nytheatre.com review by Jo Ann Rosen
September 8, 2006
Cherry's Patch, the new play written and produced by Ron Scott Stevens, the Chairman of the New York State Athletic commission, begs the question of the role of a reviewer. Stevens probably doesn't need a review to alert the public to this drama; presumably he has enough contacts to fill the house for its 10-day run. If it's feedback he wants, he would have been wise to go the way of the pros: first a workshop and then a reading or two before a few viewers, giving him the opportunity to trim the fat and to make the difficult decisions that transport a good idea into a well-crafted play worthy of an audience.
The story takes place in a firehouse in Brooklyn where the harmless shenanigans of two pals ignite a vendetta against their captain by an ambitious but lazy firefighter, who deliberately ignores the special code that demands firefighters always look out for one another on the job. This has potential for a searing drama, but Stevens has too much on his mind to allow the men to do their footwork. Instead, he wanders around picking up themes as if they were gold doubloons thrown on a boxing ring floor. First there is the political threat of budget cuts, firehouse closings, and patronage appointments. Next comes the woman recruit and her determination to prove herself. Before she does, she initiates a blatant—actually embarrassing—love affair. Cowardice, ambition, mob justice, and 9/11 all make their appearances. And then, of course, there is the title, the uniform patch that the House Watchman, Elbert Cherry, is designing throughout the play. The code violation would have been enough. Here, the event leading up to it is nearly lost in the clutter, with little hint of the outrage or hurt that motivates the subsequent egregious behavior. Director Richard Caliban allows plenty of time to digest the topics by inserting long pauses. The actors come to life only in Act III, when they finally seem engaged in the conflict at hand.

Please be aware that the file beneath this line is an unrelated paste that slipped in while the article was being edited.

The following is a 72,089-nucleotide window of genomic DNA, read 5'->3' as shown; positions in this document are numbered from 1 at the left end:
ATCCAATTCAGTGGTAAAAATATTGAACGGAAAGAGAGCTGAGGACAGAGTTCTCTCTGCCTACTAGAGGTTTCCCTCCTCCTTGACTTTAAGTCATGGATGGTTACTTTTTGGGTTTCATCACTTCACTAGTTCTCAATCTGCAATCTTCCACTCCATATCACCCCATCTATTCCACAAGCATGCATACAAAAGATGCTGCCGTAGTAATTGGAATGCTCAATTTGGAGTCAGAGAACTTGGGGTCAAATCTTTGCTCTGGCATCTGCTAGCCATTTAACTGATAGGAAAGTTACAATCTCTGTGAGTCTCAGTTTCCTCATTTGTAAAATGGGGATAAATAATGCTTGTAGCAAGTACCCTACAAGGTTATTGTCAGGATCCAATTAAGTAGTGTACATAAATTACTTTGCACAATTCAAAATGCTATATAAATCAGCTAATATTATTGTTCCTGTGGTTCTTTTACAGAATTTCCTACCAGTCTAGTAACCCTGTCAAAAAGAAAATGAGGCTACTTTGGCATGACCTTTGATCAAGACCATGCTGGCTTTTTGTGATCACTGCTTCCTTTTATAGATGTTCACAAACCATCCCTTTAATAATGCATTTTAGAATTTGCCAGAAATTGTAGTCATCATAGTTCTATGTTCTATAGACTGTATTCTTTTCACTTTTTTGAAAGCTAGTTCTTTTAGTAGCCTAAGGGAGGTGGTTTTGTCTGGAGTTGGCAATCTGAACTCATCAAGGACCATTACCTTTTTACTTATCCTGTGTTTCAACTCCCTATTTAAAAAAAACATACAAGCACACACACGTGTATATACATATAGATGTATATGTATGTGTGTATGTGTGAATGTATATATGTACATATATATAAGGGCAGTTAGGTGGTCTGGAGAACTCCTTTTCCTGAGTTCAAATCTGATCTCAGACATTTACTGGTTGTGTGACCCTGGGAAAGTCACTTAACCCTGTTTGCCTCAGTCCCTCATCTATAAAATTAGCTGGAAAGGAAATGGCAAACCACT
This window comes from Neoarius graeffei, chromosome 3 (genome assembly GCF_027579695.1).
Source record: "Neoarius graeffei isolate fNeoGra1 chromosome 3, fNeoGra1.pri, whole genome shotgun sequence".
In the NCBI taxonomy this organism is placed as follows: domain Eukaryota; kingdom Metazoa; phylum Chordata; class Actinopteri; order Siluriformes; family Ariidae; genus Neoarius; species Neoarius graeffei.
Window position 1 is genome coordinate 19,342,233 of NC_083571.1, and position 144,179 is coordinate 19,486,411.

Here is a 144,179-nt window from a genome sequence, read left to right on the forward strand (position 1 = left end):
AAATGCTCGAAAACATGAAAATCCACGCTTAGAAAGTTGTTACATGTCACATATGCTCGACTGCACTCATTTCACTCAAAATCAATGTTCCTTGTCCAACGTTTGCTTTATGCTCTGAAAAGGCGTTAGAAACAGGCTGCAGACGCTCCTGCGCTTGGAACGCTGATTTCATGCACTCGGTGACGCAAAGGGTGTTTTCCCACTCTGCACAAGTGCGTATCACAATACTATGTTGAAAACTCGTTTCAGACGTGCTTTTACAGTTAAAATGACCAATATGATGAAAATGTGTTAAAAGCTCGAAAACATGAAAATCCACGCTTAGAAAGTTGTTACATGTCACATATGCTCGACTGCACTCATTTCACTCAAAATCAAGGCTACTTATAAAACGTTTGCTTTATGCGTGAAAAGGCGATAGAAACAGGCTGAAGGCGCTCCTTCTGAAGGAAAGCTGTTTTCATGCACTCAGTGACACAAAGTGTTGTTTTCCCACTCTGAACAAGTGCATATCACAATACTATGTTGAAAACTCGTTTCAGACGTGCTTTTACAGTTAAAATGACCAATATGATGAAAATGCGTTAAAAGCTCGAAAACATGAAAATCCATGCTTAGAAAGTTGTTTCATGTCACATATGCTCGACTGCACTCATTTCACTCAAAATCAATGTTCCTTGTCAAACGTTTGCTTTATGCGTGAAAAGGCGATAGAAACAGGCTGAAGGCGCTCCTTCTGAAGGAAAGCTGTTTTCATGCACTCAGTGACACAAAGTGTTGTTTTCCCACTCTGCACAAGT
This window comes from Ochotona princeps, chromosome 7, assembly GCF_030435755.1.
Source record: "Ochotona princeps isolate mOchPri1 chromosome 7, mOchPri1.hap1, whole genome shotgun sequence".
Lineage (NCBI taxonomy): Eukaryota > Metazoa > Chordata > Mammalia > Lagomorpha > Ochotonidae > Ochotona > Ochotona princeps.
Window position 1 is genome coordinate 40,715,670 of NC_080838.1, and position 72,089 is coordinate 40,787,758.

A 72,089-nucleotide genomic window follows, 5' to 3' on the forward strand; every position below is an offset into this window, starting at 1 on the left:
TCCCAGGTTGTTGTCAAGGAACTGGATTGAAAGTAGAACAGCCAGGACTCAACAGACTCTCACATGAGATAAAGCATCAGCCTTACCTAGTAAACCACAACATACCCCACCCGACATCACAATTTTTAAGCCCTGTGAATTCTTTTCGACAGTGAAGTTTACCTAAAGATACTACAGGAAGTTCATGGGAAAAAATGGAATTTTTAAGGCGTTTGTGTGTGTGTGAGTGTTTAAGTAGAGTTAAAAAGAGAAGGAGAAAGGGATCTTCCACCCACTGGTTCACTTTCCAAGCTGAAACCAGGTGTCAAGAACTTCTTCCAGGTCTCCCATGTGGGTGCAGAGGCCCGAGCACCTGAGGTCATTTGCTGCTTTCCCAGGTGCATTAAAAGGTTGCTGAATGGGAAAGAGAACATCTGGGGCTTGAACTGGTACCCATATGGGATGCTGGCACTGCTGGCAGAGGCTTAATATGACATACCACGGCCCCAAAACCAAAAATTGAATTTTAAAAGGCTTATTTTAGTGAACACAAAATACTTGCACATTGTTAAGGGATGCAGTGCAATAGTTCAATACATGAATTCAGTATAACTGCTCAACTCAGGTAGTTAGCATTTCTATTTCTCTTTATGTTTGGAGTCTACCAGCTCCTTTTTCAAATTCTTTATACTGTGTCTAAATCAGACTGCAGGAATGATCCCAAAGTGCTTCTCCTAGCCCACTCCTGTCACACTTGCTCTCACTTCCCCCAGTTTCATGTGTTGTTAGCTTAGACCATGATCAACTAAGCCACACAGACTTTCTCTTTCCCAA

Most of the characters begin well enough, but too quickly reduce to caricatures. The setup is ripe for this since Stevens gives them obvious names. Harvey Ross gives a wooden debut as the ambitious politico, Commissioner Kevin Wynn. Angelo Angrisani is the vindictive firefighter named Lt. Jerome Dragon (accent on the last syllable). He is all evil, plotting against the men and hitting on Sandra Mansfield, the new female recruit (played by Maren Uecker in her debut performance), who in turn and out of nowhere, hits on the best of the breed—the independent, outspoken Christian Brown played by the attractive Joe Petcka. It is a relief that Jim Moody, as House Watchman Elbert Cherry, spends considerable time on stage. He offers conviction and sobriety to his role, and a touch of professionalism to a somewhat rough production. Drew Latener gives a spirited rendition of an educated but non-practicing attorney. Nabaté Isles blows a mournful interlude on his trumpet between scenes. It is appealing at the start, but because there are so many scenes, it grows predictable and wearisome. Scott Griffith as Capt. John Steele and John Mondin as Firefighter Leonard Moody round out the cast.
Joe Petcka designed an eye-catching firehouse. Ayumu "Poe" Saegusa's lighting is effective.
Cherry's Patch was written as a dedication to a couple of firefighters who inspired Stevens. No doubt they would have appreciated the familiar topics presented in this play. As drama for a wider audience, this play needs additional focus and craft. Making choices is what shapes and clarifies a story. This cannot be done without lots of cutting and rewriting. The intelligent theatre-going public demands it.